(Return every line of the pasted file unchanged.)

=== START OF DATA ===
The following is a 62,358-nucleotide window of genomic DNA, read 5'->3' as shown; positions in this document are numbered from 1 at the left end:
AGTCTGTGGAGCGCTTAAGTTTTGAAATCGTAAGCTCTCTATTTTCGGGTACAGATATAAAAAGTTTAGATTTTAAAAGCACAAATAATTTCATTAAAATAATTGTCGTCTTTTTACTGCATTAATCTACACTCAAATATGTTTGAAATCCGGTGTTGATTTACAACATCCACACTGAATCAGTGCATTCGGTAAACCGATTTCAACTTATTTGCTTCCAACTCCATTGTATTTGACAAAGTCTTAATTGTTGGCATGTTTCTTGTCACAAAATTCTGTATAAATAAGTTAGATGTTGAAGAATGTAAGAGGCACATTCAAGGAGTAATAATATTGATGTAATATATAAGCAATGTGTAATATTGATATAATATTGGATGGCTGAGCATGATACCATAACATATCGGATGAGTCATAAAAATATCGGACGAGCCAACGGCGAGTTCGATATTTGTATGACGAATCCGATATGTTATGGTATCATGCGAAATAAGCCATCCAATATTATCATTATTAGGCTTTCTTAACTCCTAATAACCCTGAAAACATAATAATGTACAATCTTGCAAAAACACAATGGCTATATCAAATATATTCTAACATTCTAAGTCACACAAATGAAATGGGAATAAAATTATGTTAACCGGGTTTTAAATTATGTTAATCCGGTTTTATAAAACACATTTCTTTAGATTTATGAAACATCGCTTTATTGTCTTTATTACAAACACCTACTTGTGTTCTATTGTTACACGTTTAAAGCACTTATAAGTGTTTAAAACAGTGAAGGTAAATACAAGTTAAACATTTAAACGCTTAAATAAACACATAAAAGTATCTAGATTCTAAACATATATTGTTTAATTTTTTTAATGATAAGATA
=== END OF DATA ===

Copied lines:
The following is a 62,358-nucleotide window of genomic DNA, read 5'->3' as shown; positions in this document are numbered from 1 at the left end:
AGTCTGTGGAGCGCTTAAGTTTTGAAATCGTAAGCTCTCTATTTTCGGGTACAGATATAAAAAGTTTAGATTTTAAAAGCACAAATAATTTCATTAAAATAATTGTCGTCTTTTTACTGCATTAATCTACACTCAAATATGTTTGAAATCCGGTGTTGATTTACAACATCCACACTGAATCAGTGCATTCGGTAAACCGATTTCAACTTATTTGCTTCCAACTCCATTGTATTTGACAAAGTCTTAATTGTTGGCATGTTTCTTGTCACAAAATTCTGTATAAATAAGTTAGATGTTGAAGAATGTAAGAGGCACATTCAAGGAGTAATAATATTGATGTAATATATAAGCAATGTGTAATATTGATATAATATTGGATGGCTGAGCATGATACCATAACATATCGGATGAGTCATAAAAATATCGGACGAGCCAACGGCGAGTTCGATATTTGTATGACGAATCCGATATGTTATGGTATCATGCGAAATAAGCCATCCAATATTATCATTATTAGGCTTTCTTAACTCCTAATAACCCTGAAAACATAATAATGTACAATCTTGCAAAAACACAATGGCTATATCAAATATATTCTAACATTCTAAGTCACACAAATGAAATGGGAATAAAATTATGTTAACCGGGTTTTAAATTATGTTAATCCGGTTTTATAAAACACATTTCTTTAGATTTATGAAACATCGCTTTATTGTCTTTATTACAAACACCTACTTGTGTTCTATTGTTACACGTTTAAAGCACTTATAAGTGTTTAAAACAGTGAAGGTAAATACAAGTTAAACATTTAAACGCTTAAATAAACACATAAAAGTATCTAGATTCTAAACATATATTGTTTAATTTTTTTAATGATAAGATA